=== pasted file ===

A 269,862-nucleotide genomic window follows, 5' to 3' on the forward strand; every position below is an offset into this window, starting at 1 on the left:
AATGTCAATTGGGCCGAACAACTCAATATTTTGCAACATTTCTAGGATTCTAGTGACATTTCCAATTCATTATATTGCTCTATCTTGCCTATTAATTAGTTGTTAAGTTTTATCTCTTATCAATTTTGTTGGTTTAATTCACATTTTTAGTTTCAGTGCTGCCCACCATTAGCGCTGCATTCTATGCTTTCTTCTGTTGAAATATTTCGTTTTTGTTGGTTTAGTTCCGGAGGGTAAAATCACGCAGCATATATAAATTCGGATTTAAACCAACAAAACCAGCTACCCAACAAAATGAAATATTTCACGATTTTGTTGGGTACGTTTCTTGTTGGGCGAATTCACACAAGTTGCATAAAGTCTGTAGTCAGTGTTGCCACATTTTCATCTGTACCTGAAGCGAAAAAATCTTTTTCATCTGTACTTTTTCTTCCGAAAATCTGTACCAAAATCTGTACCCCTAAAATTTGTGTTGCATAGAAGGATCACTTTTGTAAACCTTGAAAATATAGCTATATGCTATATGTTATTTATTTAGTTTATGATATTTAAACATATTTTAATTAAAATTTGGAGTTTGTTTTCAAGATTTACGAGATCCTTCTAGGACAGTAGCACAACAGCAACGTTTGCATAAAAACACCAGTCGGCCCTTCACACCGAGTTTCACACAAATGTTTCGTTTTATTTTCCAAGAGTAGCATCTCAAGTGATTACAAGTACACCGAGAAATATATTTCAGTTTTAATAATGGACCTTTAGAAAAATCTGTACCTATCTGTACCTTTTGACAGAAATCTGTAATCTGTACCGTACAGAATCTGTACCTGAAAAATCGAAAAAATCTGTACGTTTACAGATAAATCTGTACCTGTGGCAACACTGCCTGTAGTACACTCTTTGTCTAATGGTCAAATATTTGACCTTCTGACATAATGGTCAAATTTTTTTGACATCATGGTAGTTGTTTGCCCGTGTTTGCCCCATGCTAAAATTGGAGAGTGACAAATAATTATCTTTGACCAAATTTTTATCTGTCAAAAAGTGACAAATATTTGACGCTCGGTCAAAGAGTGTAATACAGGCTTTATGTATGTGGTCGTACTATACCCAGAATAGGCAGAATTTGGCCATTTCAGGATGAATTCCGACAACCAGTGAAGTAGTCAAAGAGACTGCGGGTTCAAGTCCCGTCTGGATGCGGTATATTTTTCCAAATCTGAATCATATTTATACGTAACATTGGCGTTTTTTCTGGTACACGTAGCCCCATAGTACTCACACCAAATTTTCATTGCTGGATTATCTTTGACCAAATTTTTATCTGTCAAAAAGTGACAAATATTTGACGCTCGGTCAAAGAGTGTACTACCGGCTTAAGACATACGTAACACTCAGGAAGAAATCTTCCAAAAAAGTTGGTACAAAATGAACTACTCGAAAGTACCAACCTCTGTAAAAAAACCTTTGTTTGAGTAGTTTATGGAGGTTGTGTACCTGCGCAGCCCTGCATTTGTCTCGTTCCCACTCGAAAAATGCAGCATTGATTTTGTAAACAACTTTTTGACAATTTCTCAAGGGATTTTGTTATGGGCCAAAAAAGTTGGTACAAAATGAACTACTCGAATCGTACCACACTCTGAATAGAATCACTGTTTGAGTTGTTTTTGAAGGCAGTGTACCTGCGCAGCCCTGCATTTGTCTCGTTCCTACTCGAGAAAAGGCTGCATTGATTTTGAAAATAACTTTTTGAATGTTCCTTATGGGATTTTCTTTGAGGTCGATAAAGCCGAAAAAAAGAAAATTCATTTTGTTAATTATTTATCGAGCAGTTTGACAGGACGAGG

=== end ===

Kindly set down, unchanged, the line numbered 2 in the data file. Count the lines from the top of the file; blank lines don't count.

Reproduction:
AATGTCAATTGGGCCGAACAACTCAATATTTTGCAACATTTCTAGGATTCTAGTGACATTTCCAATTCATTATATTGCTCTATCTTGCCTATTAATTAGTTGTTAAGTTTTATCTCTTATCAATTTTGTTGGTTTAATTCACATTTTTAGTTTCAGTGCTGCCCACCATTAGCGCTGCATTCTATGCTTTCTTCTGTTGAAATATTTCGTTTTTGTTGGTTTAGTTCCGGAGGGTAAAATCACGCAGCATATATAAATTCGGATTTAAACCAACAAAACCAGCTACCCAACAAAATGAAATATTTCACGATTTTGTTGGGTACGTTTCTTGTTGGGCGAATTCACACAAGTTGCATAAAGTCTGTAGTCAGTGTTGCCACATTTTCATCTGTACCTGAAGCGAAAAAATCTTTTTCATCTGTACTTTTTCTTCCGAAAATCTGTACCAAAATCTGTACCCCTAAAATTTGTGTTGCATAGAAGGATCACTTTTGTAAACCTTGAAAATATAGCTATATGCTATATGTTATTTATTTAGTTTATGATATTTAAACATATTTTAATTAAAATTTGGAGTTTGTTTTCAAGATTTACGAGATCCTTCTAGGACAGTAGCACAACAGCAACGTTTGCATAAAAACACCAGTCGGCCCTTCACACCGAGTTTCACACAAATGTTTCGTTTTATTTTCCAAGAGTAGCATCTCAAGTGATTACAAGTACACCGAGAAATATATTTCAGTTTTAATAATGGACCTTTAGAAAAATCTGTACCTATCTGTACCTTTTGACAGAAATCTGTAATCTGTACCGTACAGAATCTGTACCTGAAAAATCGAAAAAATCTGTACGTTTACAGATAAATCTGTACCTGTGGCAACACTGCCTGTAGTACACTCTTTGTCTAATGGTCAAATATTTGACCTTCTGACATAATGGTCAAATTTTTTTGACATCATGGTAGTTGTTTGCCCGTGTTTGCCCCATGCTAAAATTGGAGAGTGACAAATAATTATCTTTGACCAAATTTTTATCTGTCAAAAAGTGACAAATATTTGACGCTCGGTCAAAGAGTGTAATACAGGCTTTATGTATGTGGTCGTACTATACCCAGAATAGGCAGAATTTGGCCATTTCAGGATGAATTCCGACAACCAGTGAAGTAGTCAAAGAGACTGCGGGTTCAAGTCCCGTCTGGATGCGGTATATTTTTCCAAATCTGAATCATATTTATACGTAACATTGGCGTTTTTTCTGGTACACGTAGCCCCATAGTACTCACACCAAATTTTCATTGCTGGATTATCTTTGACCAAATTTTTATCTGTCAAAAAGTGACAAATATTTGACGCTCGGTCAAAGAGTGTACTACCGGCTTAAGACATACGTAACACTCAGGAAGAAATCTTCCAAAAAAGTTGGTACAAAATGAACTACTCGAAAGTACCAACCTCTGTAAAAAAACCTTTGTTTGAGTAGTTTATGGAGGTTGTGTACCTGCGCAGCCCTGCATTTGTCTCGTTCCCACTCGAAAAATGCAGCATTGATTTTGTAAACAACTTTTTGACAATTTCTCAAGGGATTTTGTTATGGGCCAAAAAAGTTGGTACAAAATGAACTACTCGAATCGTACCACACTCTGAATAGAATCACTGTTTGAGTTGTTTTTGAAGGCAGTGTACCTGCGCAGCCCTGCATTTGTCTCGTTCCTACTCGAGAAAAGGCTGCATTGATTTTGAAAATAACTTTTTGAATGTTCCTTATGGGATTTTCTTTGAGGTCGATAAAGCCGAAAAAAAGAAAATTCATTTTGTTAATTATTTATCGAGCAGTTTGACAGGACGAGG